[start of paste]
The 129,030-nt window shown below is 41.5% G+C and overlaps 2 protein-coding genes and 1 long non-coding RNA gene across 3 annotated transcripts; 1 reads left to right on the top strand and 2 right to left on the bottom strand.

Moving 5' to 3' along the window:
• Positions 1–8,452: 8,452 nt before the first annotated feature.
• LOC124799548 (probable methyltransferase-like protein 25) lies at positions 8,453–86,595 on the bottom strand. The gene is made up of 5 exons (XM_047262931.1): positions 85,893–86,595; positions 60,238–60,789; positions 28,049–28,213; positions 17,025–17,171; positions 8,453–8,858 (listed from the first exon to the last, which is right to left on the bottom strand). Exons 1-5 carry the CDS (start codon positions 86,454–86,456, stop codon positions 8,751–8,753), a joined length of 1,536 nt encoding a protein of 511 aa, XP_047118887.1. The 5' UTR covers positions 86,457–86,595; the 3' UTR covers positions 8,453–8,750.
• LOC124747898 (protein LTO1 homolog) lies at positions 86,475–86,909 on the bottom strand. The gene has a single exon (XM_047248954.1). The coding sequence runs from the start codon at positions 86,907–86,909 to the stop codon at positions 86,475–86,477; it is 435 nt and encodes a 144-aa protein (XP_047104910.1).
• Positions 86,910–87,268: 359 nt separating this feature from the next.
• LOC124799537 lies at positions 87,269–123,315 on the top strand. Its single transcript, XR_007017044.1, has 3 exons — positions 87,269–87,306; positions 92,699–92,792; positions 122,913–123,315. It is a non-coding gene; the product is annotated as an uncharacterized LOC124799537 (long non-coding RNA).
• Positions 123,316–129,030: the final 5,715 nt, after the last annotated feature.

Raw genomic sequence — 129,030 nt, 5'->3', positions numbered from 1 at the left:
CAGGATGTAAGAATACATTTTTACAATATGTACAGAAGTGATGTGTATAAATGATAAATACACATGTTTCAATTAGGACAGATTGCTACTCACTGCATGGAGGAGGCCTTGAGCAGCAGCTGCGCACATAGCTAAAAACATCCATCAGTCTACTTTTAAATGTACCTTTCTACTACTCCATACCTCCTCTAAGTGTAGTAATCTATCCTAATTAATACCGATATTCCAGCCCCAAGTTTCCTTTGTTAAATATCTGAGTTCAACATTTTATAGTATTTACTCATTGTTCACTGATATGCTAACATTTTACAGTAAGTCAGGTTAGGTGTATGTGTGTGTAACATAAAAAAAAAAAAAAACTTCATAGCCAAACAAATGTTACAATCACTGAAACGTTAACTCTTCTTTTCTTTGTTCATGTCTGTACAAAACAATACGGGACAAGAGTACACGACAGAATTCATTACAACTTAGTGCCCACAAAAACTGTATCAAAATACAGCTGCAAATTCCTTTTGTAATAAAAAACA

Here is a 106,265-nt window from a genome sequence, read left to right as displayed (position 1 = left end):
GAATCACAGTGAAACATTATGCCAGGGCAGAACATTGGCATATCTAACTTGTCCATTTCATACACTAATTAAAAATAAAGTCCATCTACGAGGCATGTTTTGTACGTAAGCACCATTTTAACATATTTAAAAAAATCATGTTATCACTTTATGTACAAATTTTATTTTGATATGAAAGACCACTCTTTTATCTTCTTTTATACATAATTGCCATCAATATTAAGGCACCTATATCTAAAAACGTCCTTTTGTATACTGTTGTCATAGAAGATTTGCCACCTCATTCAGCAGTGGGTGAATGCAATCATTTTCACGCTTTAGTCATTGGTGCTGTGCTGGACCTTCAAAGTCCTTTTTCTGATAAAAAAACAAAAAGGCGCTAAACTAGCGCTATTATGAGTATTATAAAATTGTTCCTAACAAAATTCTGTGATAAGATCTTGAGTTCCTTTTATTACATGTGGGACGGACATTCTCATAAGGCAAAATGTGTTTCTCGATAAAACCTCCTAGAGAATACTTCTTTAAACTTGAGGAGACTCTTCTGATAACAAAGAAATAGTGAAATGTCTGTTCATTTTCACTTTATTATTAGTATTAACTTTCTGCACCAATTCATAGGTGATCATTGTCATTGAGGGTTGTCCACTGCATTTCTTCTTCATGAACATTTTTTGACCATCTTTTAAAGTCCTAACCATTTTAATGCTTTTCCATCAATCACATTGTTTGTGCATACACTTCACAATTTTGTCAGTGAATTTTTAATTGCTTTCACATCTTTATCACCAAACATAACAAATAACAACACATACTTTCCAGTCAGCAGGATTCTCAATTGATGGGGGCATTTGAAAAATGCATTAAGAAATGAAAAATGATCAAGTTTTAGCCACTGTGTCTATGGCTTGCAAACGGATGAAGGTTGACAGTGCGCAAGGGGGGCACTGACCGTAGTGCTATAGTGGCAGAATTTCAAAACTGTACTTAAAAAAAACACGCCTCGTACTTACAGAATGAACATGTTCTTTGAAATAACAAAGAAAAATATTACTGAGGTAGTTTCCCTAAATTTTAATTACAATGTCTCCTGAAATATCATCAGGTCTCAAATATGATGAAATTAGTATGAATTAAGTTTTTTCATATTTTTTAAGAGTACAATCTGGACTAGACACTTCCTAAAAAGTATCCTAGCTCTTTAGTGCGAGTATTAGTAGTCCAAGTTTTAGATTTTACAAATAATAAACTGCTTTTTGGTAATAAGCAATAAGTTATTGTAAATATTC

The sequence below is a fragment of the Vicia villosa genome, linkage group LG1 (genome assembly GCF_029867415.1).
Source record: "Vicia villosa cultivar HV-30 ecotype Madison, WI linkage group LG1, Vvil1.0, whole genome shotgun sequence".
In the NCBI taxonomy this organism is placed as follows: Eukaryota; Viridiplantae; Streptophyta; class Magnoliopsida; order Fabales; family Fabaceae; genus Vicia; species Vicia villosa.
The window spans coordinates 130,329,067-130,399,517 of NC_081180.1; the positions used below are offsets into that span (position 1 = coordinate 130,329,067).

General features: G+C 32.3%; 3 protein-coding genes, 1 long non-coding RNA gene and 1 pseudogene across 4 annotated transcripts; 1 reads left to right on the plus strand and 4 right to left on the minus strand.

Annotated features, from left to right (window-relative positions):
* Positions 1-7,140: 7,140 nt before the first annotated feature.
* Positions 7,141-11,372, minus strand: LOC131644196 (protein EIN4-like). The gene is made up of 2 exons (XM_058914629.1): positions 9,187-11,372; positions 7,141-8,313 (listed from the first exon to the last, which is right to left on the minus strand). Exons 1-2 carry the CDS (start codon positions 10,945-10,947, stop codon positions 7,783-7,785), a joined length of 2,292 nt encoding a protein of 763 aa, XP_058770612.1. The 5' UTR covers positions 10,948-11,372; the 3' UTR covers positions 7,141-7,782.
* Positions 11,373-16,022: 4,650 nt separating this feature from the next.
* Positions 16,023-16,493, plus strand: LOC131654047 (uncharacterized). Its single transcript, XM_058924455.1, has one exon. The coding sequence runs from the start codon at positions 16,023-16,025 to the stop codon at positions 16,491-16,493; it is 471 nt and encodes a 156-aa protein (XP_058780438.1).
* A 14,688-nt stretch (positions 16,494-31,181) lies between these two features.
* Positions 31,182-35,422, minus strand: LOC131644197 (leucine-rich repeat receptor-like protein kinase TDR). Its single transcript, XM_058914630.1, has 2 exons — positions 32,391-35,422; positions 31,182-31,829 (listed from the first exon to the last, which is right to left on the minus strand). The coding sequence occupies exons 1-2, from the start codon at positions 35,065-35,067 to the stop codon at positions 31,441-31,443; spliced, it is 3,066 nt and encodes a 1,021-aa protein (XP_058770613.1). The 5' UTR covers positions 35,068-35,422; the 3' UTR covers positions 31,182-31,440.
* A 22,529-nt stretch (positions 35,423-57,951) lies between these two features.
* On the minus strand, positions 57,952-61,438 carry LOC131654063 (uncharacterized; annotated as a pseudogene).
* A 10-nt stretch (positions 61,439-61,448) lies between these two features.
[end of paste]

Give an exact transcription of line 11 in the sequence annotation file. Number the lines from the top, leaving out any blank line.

Here is a 106,265-nt window from a genome sequence, read left to right as displayed (position 1 = left end):